Elul 3 5775 – August 18 2015
On this day, The third of Elul, 80 years ago. Rabbi Abraham Isaac Kook, first chief rabbi of the then called Palestine, died at the age of 70. Kook’s legacy has since been linked, for both right and wrong reasons, with the Israeli Settlement ideology, but the scope of his philosophy is far more complex and important than a political attitude, and his vision for how to live life with integrity has had a lasting influence on the spiritual vocabulary of modern jewry.
I remember his picture hanging in my uncle’s living room. As a child I found his face terrifying. As a grown up I have learned to separate his deeply moving teachings that motivate me to love, from the ones in his vision is more limited and limiting, still harboring the fear of the Other that resides beyond the tribal Jewish bounds. This entire past year of Shmita I’ve been re-reading Sabbath of the Earth, his bold approach to sustainability and the creativity to be found within Jewish law within and beyond the laws of the Sabbatical year.
On this third day of the Prepent journey I pause to honor his memory and invite us to invoke and honor the gifts of our teachers and mentor- alive or dead, old and young, Jewish or not, the ones who gave us the outlooks and attitudes, books and songs, memories and meanings that have made us and still make us who we are and who we still want to become.
Now that I’m in London for the week with family I think I’ll invite the late Rabbi for tea, and to keep him company invoke another mentor whom I’ve never met, still alive, but not for long, whose words have touched me deeply over the years and has come out just this past wknd as a Sabbath loving lapsed Gay Jew. Oliver Sack’s Op-Ed piece on Sabbath in the New York Times is an inspired read on how to start making sense of one’s life when the end is near and reconnecting to what is precious and sacred. I think Kook and Sacks will have what to talk about over tea. Kook spent three years as a rabbi in London two decades before Sacks was even born here, just a few miles up the road. At least I’ll choose a quote from each of them and place them on the table to get the conversation going.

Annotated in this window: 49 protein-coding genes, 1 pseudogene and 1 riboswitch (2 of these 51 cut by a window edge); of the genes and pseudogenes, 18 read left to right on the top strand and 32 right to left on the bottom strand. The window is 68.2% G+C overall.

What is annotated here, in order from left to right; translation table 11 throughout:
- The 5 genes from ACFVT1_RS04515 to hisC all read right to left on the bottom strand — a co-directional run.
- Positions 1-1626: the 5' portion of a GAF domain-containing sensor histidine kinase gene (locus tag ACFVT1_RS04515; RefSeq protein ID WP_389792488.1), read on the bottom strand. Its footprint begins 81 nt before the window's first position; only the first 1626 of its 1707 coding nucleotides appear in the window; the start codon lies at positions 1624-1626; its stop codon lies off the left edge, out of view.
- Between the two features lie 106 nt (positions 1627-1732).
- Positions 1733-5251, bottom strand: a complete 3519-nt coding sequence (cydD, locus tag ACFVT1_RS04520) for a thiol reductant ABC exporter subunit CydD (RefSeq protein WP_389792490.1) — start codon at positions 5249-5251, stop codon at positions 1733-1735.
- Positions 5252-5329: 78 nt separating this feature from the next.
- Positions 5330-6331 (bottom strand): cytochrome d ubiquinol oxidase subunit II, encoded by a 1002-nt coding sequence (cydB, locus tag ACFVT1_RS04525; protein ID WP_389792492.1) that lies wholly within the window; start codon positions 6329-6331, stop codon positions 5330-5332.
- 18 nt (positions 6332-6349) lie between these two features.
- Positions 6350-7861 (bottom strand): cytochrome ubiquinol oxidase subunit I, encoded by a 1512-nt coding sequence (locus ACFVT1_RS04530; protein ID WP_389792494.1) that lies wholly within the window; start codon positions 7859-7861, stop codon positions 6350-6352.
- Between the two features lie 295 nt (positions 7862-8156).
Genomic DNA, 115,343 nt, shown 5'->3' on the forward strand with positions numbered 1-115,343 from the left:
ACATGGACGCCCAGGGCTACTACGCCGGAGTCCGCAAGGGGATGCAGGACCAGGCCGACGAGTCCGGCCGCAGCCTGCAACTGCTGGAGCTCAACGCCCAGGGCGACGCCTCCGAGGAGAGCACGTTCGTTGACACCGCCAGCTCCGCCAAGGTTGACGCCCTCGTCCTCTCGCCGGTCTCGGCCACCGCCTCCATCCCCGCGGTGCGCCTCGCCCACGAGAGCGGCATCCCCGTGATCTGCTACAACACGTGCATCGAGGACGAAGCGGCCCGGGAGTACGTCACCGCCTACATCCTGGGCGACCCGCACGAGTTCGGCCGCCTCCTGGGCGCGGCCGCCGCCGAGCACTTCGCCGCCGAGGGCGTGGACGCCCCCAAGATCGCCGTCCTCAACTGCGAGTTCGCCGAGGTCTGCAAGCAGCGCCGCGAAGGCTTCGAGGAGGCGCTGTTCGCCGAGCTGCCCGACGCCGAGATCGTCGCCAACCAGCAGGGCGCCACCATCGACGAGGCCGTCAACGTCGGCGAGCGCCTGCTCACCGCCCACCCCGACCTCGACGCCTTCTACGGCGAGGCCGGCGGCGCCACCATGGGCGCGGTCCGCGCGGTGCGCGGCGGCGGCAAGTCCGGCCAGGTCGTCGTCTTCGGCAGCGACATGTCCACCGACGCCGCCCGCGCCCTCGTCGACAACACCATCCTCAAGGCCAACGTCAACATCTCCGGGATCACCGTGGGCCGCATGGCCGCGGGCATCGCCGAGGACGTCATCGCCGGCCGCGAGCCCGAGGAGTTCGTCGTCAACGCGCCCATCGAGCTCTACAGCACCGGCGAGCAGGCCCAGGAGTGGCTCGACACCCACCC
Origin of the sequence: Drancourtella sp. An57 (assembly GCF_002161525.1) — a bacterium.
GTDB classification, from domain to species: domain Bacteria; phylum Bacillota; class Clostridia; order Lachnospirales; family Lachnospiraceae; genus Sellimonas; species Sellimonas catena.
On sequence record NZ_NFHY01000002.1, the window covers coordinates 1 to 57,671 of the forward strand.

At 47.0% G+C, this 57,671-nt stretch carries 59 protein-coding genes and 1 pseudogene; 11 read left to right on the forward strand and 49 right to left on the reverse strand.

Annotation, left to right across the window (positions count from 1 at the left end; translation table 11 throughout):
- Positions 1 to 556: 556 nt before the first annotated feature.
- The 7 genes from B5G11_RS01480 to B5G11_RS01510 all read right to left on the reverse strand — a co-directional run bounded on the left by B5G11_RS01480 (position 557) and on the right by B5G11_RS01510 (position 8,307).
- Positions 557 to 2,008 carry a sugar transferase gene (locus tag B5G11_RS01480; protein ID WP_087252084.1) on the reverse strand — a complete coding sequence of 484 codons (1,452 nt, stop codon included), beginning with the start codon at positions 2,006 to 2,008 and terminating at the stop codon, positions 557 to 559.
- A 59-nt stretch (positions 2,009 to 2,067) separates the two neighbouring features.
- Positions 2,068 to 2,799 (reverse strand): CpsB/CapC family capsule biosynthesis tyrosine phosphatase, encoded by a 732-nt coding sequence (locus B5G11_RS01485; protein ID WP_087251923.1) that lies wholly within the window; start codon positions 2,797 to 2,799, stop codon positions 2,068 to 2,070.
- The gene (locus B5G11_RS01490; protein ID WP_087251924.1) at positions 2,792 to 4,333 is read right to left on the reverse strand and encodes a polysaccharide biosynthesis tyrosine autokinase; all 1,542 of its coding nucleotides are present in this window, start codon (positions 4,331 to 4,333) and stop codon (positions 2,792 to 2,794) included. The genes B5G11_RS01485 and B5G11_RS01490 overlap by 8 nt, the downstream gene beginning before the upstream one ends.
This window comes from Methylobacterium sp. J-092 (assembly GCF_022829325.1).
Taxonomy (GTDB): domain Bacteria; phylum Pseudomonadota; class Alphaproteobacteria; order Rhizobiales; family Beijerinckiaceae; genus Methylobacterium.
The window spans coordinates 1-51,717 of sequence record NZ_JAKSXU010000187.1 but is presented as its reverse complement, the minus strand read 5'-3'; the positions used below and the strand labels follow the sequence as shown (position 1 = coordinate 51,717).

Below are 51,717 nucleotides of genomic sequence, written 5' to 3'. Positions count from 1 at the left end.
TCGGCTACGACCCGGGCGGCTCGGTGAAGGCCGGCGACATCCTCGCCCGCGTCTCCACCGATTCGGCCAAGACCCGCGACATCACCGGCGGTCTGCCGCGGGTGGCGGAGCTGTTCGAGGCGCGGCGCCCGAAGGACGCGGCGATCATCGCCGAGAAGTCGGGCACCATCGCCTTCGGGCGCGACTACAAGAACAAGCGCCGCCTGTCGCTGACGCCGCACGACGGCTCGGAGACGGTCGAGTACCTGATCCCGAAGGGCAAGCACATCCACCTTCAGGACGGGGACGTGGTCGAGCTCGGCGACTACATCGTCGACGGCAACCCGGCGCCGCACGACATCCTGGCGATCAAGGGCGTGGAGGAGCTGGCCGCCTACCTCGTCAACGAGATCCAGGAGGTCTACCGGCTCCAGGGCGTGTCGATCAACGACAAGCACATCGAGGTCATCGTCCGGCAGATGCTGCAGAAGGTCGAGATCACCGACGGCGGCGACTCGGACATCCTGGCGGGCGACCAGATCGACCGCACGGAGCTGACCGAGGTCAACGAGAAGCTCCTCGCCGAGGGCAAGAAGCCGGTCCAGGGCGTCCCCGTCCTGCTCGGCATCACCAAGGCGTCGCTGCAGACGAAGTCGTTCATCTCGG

Generations of disciples honor Kook’s memory on this day by turning and returning to his words of wisdom. It makes most sense for me to dig up a quote from one of his most popular and important works – the Lights of Return, a manual on how to go about this process of repenting, from the inside out:
“The mere thought of inner change, of repentance, is that which reveals the depths of human will; The strength of the soul is revealed by these thoughts in the fullness of its splendor. As vast is the range of possible change for the better, so is the extent of the soul’s freedom.” (Rabbi Abraham Isaac Kook)
Oliver Sacks’ reply:
“To live on a day-to-day basis is insufficient for human beings; we need to transcend, transport, escape; we need meaning, understanding, and explanation; we need to see over-all patterns in our lives. We need hope, the sense of a future. And we need freedom (or, at least, the illusion of freedom) to get beyond ourselves, whether with telescopes and microscopes and our ever-burgeoning technology, or in states of mind that allow us to travel to other worlds, to rise above our immediate surroundings.”
37 days remain on this Prepent journey until we reach our destination of symbolic death: How do we get there with the blessing of our teachers and our gratitude that is their due?
Who among those who’ve been my mentors this past year can I thank today? Those who gave me tools for conscious living, information and direction for a better life? Who should I not take for granted? sometimes I’m surprised to see who shows me – not always who I expected.
List three of them. Write a letter, call, visit if possible. If they are no longer living – share with others, or with us, a moment, a memory, a quote, a debt of gratitude. Pay it forward, pass it on. Join us for mentor-honor-tea.
Change for the better, wrote Rav Kook, is always possible, if only we first express appreciation for where we’ve come from, what we’ve done wrong, and what does it look like to do life right. ‘The old will become new” goes his most famous saying, “and the new will become sacred.”
Again, and again, and again. Enjoy your tea-time. L’chyaim.